Commentary regarding the inadequacy of newly constructed buildings is ongoing – often due to a lack of adherence to Building Codes and Australian Standards.

So what is the message behind this issue?

Archicentre Australia director – Peter Georgiev suggests, “If there is a serious and simple suggestion to be made, State Governments – who are responsible for administering the procurement of buildings – should make access to all Australian Standards free to any registered builder, trades person, architect, engineer or building surveyor – as this subsidy will be a small price to pay compared with costly remediation – and insurance companies will love it”.

“Along with concerns about the behaviour of Banks, tightening of mortgage conditions and dropping valuations in property, the matter of shortcomings in newly constructed buildings is a crowning problem for people – be they owner occupiers or investors” he says.

“Much has been made of the issue of flammable cladding systems and Archicentre Australia has previously provided commentary on this important problem” he adds, amongst a conversation describing a range of other building defects on which Archicentre Australia commonly reports.

Since at least the 1990’s, volume built houses – often built on “waffle pod slab” footings systems and founded on reactive or inadequately compacted sites – continue to be built.

Matters of defective waterproofing to bathrooms and balconies in single homes and apartments are amongst the more insidious and embedded defects that come up time after time.

Peter Georgiev explains that there are some areas of ‘low hanging fruit’ that regulators and Governments could act upon, not least the fact that in seeking to enforce building standards, the cost of procuring Australian Standards remains prohibitive.

“The pragmatics of what decisions are made on a building site is often dictated by what the wisdom is amongst trades people on a particular day in the construction process” he says.

As an example he describes shortcomings in the waterproofing and tiling of balconies – involving inappropriate materials & poorly executed workmanship – and where meticulous attention to detail & installation of quality materials is essential to ensure a durable long term waterproof balcony.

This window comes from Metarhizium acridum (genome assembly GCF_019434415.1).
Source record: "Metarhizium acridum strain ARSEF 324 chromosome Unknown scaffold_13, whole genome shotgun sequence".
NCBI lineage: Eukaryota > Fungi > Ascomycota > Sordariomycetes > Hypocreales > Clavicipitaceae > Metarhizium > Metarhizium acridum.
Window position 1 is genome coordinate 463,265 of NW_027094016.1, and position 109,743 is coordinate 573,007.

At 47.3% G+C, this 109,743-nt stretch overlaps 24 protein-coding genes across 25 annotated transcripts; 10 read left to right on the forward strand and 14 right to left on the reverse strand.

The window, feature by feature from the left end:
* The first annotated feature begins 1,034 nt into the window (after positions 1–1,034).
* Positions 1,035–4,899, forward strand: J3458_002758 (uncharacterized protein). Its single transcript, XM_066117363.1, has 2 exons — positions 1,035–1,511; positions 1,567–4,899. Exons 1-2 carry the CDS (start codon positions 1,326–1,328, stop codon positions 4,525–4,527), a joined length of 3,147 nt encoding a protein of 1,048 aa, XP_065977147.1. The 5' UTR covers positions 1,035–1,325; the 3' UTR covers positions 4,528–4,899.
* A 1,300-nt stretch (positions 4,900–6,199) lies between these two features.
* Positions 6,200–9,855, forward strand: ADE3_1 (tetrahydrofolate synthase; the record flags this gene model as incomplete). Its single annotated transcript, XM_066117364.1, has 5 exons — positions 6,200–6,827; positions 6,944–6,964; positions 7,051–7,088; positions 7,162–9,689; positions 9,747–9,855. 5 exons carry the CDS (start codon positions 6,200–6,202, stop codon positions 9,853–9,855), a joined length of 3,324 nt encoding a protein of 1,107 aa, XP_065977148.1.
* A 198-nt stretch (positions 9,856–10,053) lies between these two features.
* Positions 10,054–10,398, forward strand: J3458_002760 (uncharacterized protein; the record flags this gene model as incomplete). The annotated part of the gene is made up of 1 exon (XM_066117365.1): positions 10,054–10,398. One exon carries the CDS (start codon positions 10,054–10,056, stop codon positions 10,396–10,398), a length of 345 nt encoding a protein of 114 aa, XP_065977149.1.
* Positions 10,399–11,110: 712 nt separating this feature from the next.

“Inferior quality membranes can and do deteriorate over time, particularly if they cannot withstand ‘water ponding’ due to a flat (level) balcony substrate. Typically concrete balconies are constructed with a flat substrate & a graded cement screed placed on top. This is not ideal as water/moisture that penetrates through the tiling/screed to the balcony membrane can pond on the surface of the membrane leading to deterioration of the membrane over time.” he explains.

Then he points out that the cost of procuring Australian Standard AS 4654.1-2012 “Waterproofing Membranes for External above Ground Use – Materials” which classifies membranes according to their elongation properties being Class 1, 2 or 3 membranes with class 3 having the greatest elasticity, is a reason why many installations occur without the benefit of this basic information, resulting in important decisions being made on the basis of uninformed habit or cost.


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This media release has been written and distributed by:

Archicentre Australia

Peter Georgiev, Director

Level 1, 9 Strathalbyn Street,

Kew East, VICTORIA, 3102

Phone: 1300 13 45 13 | 03 9859 9950


Please contact Archicentre Australia for further information about this release or to arrange an interview.